Paper Maps and Travel Artifacts

August 15, 2011 at 12:03 pm Leave a comment

by Gregg

When I started in the ground transportation business 20-something years ago, I would buy so many paper maps that I had a wholesale account with Hagstrom (Thompson if you’re on the west coast).  The maps were segregated by county, so every driver had a briefcase dedicated to carrying their collection of maps. We were so dependent on paper maps — and which driver had which maps in his briefcase — that dispatch decisions were based upon which drivers had what maps. Can you imagine?

Ah, the memories.  To get from point A to point B you would first look up the street names in an index, then get your page number, then your grid coordinates.  Then, you’d anxiously try to find that street name in a sea of color on the page — usually while driving with Miss Daisy in the back seat.  It was a lot like “Where’s Waldo,” and I often felt like someone was watching me in a monitor from a hidden camera, snickering in a darkened room, “Bet he’ll never find that street!”  Well, we always found it, but it was rarely easy.

With the advent of high-quality low-priced GPS systems, no chauffeur worth his salt would be caught dead using a paper map today.  GPS has changed the world so much so that now I will bravely go to a city that I have never before visited and will tightly schedule appointments, having confidence that my trusty GPS unit (I call her “Daisy”) will get me to them on time.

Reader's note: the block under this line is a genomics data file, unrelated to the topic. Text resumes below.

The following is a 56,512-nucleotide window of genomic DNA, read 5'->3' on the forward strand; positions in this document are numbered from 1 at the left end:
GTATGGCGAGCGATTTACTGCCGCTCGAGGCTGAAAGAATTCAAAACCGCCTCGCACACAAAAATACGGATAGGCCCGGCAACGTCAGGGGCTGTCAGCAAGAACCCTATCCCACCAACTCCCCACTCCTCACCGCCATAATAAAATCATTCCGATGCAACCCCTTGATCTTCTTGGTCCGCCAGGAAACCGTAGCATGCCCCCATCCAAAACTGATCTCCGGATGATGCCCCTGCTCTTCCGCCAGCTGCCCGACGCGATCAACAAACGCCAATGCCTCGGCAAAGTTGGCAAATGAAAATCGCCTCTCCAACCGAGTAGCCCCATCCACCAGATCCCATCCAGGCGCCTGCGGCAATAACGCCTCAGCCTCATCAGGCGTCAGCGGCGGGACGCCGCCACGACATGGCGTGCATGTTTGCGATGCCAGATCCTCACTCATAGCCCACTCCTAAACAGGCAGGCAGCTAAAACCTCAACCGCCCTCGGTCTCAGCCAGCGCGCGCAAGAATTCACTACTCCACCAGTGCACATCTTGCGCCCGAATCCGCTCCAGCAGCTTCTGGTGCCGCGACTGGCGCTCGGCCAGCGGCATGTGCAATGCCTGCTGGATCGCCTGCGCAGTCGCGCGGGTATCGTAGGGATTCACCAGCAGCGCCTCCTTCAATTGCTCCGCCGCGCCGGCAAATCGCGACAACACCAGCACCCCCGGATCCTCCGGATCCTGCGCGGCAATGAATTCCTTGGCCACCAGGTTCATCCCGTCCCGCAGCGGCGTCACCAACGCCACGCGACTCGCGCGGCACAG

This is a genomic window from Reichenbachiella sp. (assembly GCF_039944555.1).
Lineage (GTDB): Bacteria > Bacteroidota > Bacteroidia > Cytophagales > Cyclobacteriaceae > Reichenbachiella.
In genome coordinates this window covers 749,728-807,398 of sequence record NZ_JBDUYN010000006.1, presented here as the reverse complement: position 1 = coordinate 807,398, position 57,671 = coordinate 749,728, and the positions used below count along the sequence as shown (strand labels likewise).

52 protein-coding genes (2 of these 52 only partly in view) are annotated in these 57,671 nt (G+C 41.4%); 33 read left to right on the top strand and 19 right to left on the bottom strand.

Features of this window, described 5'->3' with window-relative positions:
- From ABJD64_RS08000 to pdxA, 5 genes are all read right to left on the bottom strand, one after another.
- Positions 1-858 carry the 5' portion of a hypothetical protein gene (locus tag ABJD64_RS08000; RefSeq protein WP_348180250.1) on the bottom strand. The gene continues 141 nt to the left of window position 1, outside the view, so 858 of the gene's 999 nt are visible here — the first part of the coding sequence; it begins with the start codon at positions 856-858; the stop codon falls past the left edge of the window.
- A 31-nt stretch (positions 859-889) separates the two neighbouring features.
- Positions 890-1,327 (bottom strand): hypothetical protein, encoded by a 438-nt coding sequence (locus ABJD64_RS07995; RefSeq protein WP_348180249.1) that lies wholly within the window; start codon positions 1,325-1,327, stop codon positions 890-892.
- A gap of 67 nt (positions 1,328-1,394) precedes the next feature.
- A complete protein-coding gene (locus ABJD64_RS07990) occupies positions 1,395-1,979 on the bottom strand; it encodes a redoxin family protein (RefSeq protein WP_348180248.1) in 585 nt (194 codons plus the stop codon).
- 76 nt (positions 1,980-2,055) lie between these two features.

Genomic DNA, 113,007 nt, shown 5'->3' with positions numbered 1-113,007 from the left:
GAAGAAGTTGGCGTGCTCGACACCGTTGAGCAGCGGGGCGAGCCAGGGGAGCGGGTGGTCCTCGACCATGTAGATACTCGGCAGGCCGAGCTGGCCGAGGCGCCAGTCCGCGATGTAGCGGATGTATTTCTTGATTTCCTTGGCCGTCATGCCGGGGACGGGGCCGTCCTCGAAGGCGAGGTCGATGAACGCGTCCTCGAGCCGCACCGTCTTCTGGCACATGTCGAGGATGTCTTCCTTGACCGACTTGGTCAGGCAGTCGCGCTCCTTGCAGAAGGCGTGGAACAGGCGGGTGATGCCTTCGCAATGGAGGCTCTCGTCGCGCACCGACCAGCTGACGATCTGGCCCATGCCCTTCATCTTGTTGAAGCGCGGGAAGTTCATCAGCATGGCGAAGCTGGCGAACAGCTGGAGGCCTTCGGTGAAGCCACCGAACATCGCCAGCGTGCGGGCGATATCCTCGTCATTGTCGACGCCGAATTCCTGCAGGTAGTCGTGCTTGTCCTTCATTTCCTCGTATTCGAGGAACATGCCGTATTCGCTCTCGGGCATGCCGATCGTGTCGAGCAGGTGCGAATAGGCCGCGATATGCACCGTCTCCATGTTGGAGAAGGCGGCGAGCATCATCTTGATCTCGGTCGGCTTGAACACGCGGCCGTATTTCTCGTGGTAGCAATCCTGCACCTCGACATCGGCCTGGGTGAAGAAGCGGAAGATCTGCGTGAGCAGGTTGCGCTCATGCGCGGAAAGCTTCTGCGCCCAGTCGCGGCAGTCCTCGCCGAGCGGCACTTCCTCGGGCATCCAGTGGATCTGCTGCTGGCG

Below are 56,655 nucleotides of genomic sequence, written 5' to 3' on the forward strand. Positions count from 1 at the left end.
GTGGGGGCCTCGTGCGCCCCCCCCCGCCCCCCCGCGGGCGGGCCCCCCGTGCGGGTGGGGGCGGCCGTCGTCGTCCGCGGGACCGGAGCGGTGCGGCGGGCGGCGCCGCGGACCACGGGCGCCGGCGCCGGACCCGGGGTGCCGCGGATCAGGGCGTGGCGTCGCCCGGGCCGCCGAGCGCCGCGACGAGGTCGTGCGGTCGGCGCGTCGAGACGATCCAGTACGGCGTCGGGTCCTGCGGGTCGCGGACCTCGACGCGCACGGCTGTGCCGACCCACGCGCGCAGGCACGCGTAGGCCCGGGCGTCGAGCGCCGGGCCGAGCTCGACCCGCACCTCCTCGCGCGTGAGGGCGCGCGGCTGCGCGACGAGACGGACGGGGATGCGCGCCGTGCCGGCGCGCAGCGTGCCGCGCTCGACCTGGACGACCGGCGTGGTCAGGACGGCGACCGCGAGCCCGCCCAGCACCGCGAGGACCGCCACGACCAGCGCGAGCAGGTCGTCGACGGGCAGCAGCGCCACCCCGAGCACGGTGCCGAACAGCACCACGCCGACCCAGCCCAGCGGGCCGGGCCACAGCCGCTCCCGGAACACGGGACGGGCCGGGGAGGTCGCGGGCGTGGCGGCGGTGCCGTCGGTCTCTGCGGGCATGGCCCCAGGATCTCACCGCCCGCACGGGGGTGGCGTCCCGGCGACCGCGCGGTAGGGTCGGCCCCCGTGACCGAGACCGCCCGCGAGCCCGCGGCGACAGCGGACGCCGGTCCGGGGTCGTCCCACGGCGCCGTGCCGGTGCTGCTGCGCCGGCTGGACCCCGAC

The technology that will be available in the near future will not only allow a chauffeur to navigate in geographic areas that are unfamiliar, but will also provide their dispatcher with real-time location information and their ETA to a customer’s pickup location.  Once we are able to “push” that GPS data to a client’s desktop and smartphones, passengers will be able to see for themselves just how soon their car will arrive.  GPS guidance will also lower fuel costs by suggesting the most efficient routes.  Some industry experts are saying that they can save us as much as 20%.

I am actually testing some new hardware that can wirelessly send addresses to me in my car, provide directions while guiding me around traffic, and then show me a picture of my destination when I arrive. Take that, snickering guy in the dark room!  I’ll get there without a problem.

What will we think of next?  Stay tuned and I will try to keep you current on the technical innovations in ground transportation.

See you in Denver, and don’t forget Booth 413.

Entry filed under: Gregg on the Ground, Ground travel, Travel Technology. Tags: , , , , .

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